Statement of Purpose

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The Institute for the Cultural and Intellectual History of Asia of the Austrian Academy of Sciences is dedicated to long-term research on Asian cultures. The geographic and cultural area under consideration includes East Asia, South East Asia, South Asia and Central Asia, which encompasses the fields of Indology, Tibetology, Sinology, Japanology, Buddhist Studies and Religious Studies. Research at the institute, using philologic historical methods and based on primary sources in the relevant languages, deals above all with intellectual and cultural history, and includes subject matter reaching from questions concerning the history of philosophy and religion, the history of mentalities, religious hermeneutics, studies on concepts and ideas to lexicography. Projects include research on broad cultural questions, the editing and publishing of important primary source materials, and the preparation of specialized dictionaries.

The research results aim to broaden our knowledge in these different specialized fields as well as promote our understanding of the multifaceted developments, connections and mutual influences in and between Asian cultures.

Research focal points

  • Editing of Buddhist Sanskrit literature from newly available sources
  • The Buddhist epistemologic-logical tradition in India and Tibet
  • Indian religion and philosophy, with a special focus on the history of eristics, dialectics and logic, the Rāmānuja School, the traditions of the Advaita Vedānta, and the Pāñcarātra
  • Indian Tantrism
  • The historical development of Shinto
(See also projects.)

Academic events and collaborations

The institute convenes symposia on a regular basis, while the institute’s research fellows also present their research results at international conferences and institutions. Moreover, longer stays abroad as well as occasional invitations of guest researchers have resulted in a number of close international contacts. Both aspects ensure that the institute is well linked internationally. A number of collaborations are also being conducted with the University of Vienna, where the majority of the institute’s fellows regularly teach, enabling them to pass on the results of their research to their students.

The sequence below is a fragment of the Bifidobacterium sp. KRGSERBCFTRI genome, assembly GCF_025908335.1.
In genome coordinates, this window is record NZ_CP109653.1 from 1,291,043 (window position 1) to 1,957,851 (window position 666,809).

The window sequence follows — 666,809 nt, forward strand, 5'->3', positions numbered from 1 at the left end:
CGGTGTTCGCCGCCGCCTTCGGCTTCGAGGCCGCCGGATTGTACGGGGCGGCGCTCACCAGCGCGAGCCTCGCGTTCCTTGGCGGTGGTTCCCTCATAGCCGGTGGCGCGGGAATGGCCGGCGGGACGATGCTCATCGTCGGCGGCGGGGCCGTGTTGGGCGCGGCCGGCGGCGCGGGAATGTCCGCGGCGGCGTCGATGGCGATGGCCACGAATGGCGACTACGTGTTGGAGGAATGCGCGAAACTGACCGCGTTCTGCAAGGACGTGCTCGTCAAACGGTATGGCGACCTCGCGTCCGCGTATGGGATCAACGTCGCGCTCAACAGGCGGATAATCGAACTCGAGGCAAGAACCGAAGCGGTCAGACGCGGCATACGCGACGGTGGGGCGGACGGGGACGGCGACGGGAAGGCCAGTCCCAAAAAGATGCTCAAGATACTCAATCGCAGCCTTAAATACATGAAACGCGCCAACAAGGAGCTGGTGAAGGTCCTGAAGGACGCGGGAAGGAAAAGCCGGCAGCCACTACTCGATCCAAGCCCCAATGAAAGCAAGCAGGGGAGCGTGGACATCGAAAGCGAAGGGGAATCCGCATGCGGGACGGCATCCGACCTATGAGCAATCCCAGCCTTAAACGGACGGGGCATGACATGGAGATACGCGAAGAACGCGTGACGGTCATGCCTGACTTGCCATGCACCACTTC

A short history of the Institute

1956

The "Commission for Languages and Cultures of South and East Asia" is founded through the efforts of Erich Frauwallner. In 1970 the name is changed to "Commission for Languages and Cultures of South Asia." The publication series of the Commission, which deals primarily with the history of Indian philosophy, has been continued until the present day.

1983

Under Gerhard Oberhammer as its director, the first research fellow is employed at the Commission to work on a long-term project of a dictionary of Indian epistemology and logic.

1986

The "Research Unit for Cultural and Intellectual History of Asia" is founded, functioning in cooperation with the Commission. Initially employing two research fellows, by 1990 the number of research fellows was already seven.

1991

A successful evaluation leads to the promotion of the Research Unit to an Institute, the present "Institute for the Cultural and Intellectual History of Asia," headed by Oberhammer. The Commission becomes an integral part of the Institute.

1998

Oberhammer retires. Ernst Steinkellner becomes director of the Institute.

2006

Incorporation of the Institute into the newly formed Centre for Studies in Asian Cultures and Social Anthropology.

2007

Helmut Krasser takes over the direction of the institute following the retirement of Steinkellner. Steinkellner continues the supervision of his research project as a guest research fellow. There are eleven research fellows, including the director, working at the Institute.

2014

Helmut Krasser dies after a long desease. Under his leadership the institute has increased to about twenty members (more than 50% financed by external sources). For the time being Vincent Eltschinger is leading the IKGA as an interimist director.

2015

Birgit Kellner takes over the direction of the institute. Vincent Eltschinger takes a chair at Sorbonne in Paris.

Languages: DE EN JP

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